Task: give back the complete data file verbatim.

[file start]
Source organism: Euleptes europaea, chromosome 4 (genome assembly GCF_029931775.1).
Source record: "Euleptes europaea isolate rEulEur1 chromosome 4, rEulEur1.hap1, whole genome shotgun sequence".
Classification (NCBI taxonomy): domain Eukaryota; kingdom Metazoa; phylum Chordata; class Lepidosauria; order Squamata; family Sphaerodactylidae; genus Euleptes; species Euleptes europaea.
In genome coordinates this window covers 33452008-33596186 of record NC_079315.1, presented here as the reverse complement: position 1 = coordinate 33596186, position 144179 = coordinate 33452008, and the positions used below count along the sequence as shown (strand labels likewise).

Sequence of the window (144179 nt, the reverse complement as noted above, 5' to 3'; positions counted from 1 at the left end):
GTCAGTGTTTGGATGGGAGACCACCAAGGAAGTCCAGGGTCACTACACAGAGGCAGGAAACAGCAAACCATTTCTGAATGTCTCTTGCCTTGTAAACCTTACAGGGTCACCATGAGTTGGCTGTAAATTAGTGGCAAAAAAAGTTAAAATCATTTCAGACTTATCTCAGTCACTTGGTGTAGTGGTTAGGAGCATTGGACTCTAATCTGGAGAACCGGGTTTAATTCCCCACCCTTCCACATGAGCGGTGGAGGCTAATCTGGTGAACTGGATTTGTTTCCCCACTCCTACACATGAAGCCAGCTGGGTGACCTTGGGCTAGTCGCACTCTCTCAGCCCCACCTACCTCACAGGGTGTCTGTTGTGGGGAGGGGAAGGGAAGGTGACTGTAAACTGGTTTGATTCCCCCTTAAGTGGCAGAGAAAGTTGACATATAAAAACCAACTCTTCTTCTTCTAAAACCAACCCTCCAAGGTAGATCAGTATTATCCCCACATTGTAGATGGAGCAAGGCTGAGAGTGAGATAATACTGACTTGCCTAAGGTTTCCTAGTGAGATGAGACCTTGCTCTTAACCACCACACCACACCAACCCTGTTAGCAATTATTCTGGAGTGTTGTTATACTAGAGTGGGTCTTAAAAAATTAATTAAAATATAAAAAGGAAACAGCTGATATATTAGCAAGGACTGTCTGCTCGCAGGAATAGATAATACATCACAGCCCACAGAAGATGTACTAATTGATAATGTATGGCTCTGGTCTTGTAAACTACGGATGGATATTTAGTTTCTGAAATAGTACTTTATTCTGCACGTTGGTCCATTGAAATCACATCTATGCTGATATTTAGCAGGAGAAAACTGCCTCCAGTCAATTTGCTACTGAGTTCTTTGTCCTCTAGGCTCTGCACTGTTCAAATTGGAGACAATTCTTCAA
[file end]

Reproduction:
Source organism: Euleptes europaea, chromosome 4 (genome assembly GCF_029931775.1).
Source record: "Euleptes europaea isolate rEulEur1 chromosome 4, rEulEur1.hap1, whole genome shotgun sequence".
Classification (NCBI taxonomy): domain Eukaryota; kingdom Metazoa; phylum Chordata; class Lepidosauria; order Squamata; family Sphaerodactylidae; genus Euleptes; species Euleptes europaea.
In genome coordinates this window covers 33452008-33596186 of record NC_079315.1, presented here as the reverse complement: position 1 = coordinate 33596186, position 144179 = coordinate 33452008, and the positions used below count along the sequence as shown (strand labels likewise).

Sequence of the window (144179 nt, the reverse complement as noted above, 5' to 3'; positions counted from 1 at the left end):
GTCAGTGTTTGGATGGGAGACCACCAAGGAAGTCCAGGGTCACTACACAGAGGCAGGAAACAGCAAACCATTTCTGAATGTCTCTTGCCTTGTAAACCTTACAGGGTCACCATGAGTTGGCTGTAAATTAGTGGCAAAAAAAGTTAAAATCATTTCAGACTTATCTCAGTCACTTGGTGTAGTGGTTAGGAGCATTGGACTCTAATCTGGAGAACCGGGTTTAATTCCCCACCCTTCCACATGAGCGGTGGAGGCTAATCTGGTGAACTGGATTTGTTTCCCCACTCCTACACATGAAGCCAGCTGGGTGACCTTGGGCTAGTCGCACTCTCTCAGCCCCACCTACCTCACAGGGTGTCTGTTGTGGGGAGGGGAAGGGAAGGTGACTGTAAACTGGTTTGATTCCCCCTTAAGTGGCAGAGAAAGTTGACATATAAAAACCAACTCTTCTTCTTCTAAAACCAACCCTCCAAGGTAGATCAGTATTATCCCCACATTGTAGATGGAGCAAGGCTGAGAGTGAGATAATACTGACTTGCCTAAGGTTTCCTAGTGAGATGAGACCTTGCTCTTAACCACCACACCACACCAACCCTGTTAGCAATTATTCTGGAGTGTTGTTATACTAGAGTGGGTCTTAAAAAATTAATTAAAATATAAAAAGGAAACAGCTGATATATTAGCAAGGACTGTCTGCTCGCAGGAATAGATAATACATCACAGCCCACAGAAGATGTACTAATTGATAATGTATGGCTCTGGTCTTGTAAACTACGGATGGATATTTAGTTTCTGAAATAGTACTTTATTCTGCACGTTGGTCCATTGAAATCACATCTATGCTGATATTTAGCAGGAGAAAACTGCCTCCAGTCAATTTGCTACTGAGTTCTTTGTCCTCTAGGCTCTGCACTGTTCAAATTGGAGACAATTCTTCAA